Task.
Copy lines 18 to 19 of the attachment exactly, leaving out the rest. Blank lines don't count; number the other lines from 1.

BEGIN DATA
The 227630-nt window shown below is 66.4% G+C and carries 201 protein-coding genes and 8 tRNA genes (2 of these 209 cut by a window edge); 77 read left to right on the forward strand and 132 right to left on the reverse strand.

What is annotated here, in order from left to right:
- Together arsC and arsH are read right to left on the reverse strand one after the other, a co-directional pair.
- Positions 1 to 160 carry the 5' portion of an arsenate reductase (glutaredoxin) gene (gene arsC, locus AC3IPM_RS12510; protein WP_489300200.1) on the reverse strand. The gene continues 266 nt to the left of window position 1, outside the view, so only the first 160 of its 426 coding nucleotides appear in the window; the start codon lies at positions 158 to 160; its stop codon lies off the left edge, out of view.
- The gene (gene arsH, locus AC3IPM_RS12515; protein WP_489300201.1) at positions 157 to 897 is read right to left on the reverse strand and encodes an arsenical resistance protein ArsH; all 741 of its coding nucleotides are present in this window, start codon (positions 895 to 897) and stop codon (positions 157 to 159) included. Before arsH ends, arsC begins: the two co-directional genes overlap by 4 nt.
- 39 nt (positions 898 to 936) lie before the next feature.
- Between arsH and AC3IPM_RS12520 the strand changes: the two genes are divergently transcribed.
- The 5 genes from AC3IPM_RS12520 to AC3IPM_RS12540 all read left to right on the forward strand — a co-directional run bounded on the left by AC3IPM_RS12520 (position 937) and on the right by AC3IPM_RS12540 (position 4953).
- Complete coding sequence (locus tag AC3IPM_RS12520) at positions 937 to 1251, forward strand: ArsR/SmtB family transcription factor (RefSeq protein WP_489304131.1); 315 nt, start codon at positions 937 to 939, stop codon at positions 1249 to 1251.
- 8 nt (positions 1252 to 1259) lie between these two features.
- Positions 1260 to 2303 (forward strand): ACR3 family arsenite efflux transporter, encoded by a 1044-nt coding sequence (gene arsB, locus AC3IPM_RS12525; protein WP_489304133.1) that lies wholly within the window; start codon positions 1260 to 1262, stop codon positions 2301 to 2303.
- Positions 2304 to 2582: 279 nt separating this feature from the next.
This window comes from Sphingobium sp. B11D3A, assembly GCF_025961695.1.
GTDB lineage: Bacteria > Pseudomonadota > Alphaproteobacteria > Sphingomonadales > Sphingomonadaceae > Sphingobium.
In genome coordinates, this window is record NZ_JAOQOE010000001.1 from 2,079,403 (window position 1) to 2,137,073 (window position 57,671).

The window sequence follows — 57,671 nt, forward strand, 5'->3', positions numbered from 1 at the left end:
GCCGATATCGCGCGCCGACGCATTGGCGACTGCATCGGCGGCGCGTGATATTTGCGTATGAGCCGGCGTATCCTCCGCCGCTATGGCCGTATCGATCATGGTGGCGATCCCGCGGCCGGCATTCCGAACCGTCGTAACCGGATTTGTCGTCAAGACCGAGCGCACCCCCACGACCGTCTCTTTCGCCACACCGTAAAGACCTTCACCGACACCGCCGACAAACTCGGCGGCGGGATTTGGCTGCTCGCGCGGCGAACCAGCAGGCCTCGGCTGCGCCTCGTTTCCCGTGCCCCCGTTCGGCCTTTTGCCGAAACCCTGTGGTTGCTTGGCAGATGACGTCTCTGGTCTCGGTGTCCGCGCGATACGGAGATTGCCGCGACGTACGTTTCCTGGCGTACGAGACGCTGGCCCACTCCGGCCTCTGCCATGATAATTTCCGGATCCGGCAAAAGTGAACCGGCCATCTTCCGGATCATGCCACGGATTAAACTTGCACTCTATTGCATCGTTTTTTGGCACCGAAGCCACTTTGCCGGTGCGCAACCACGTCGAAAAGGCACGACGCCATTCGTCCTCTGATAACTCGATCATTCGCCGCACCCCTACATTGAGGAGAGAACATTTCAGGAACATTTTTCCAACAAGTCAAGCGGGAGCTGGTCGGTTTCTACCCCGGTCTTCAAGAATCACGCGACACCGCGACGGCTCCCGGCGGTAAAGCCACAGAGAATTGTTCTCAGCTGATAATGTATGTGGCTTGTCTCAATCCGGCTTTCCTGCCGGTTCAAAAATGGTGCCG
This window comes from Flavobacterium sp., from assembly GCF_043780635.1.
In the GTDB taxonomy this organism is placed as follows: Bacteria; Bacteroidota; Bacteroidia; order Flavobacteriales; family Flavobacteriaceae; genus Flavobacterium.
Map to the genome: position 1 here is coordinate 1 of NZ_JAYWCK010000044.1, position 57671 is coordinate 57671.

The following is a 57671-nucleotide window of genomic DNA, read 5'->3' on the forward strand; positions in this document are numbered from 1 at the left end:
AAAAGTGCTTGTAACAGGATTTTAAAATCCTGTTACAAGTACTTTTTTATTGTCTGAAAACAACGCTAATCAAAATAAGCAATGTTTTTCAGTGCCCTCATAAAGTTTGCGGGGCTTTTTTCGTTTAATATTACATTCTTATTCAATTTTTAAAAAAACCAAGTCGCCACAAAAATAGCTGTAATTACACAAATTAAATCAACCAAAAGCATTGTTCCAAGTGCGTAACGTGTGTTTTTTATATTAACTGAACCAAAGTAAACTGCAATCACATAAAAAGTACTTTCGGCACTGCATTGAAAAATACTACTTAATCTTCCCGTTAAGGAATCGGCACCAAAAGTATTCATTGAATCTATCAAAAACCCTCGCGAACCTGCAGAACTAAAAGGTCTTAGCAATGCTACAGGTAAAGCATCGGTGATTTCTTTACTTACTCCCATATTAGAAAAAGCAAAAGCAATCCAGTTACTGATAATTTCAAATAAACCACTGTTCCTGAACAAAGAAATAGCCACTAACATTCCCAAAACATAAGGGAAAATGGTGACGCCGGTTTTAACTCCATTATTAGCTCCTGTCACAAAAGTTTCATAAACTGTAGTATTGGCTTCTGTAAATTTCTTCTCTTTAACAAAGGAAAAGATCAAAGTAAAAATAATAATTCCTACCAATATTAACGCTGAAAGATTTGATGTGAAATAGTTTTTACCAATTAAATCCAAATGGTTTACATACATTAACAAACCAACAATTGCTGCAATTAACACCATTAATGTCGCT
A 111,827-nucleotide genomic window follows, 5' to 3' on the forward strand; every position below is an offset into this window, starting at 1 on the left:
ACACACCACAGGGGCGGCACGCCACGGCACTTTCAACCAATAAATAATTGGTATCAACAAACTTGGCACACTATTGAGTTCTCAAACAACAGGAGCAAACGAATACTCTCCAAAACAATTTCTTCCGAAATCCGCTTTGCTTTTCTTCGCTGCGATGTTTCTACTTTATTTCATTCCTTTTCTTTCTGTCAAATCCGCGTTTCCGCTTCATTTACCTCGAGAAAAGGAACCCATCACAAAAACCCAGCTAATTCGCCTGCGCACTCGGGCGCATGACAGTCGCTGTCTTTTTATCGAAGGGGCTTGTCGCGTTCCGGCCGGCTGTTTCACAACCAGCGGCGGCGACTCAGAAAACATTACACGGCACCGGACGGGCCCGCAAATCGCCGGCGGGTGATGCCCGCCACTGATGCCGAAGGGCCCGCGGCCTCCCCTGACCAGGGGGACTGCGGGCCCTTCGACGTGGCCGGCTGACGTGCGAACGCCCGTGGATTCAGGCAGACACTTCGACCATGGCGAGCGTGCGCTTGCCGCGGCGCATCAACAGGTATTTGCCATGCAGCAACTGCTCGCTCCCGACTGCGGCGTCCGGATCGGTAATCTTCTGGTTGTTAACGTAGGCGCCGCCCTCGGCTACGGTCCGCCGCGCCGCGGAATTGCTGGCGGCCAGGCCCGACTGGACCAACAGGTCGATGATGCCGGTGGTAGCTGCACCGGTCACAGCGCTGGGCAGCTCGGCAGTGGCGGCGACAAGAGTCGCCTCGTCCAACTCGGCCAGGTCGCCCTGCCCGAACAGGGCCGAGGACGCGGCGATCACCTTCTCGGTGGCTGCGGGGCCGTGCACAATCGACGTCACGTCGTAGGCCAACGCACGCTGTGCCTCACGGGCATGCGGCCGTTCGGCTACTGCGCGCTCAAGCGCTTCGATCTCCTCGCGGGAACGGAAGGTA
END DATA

This window comes from Flavobacterium sp., from assembly GCF_043780635.1.
In the GTDB taxonomy this organism is placed as follows: Bacteria; Bacteroidota; Bacteroidia; order Flavobacteriales; family Flavobacteriaceae; genus Flavobacterium.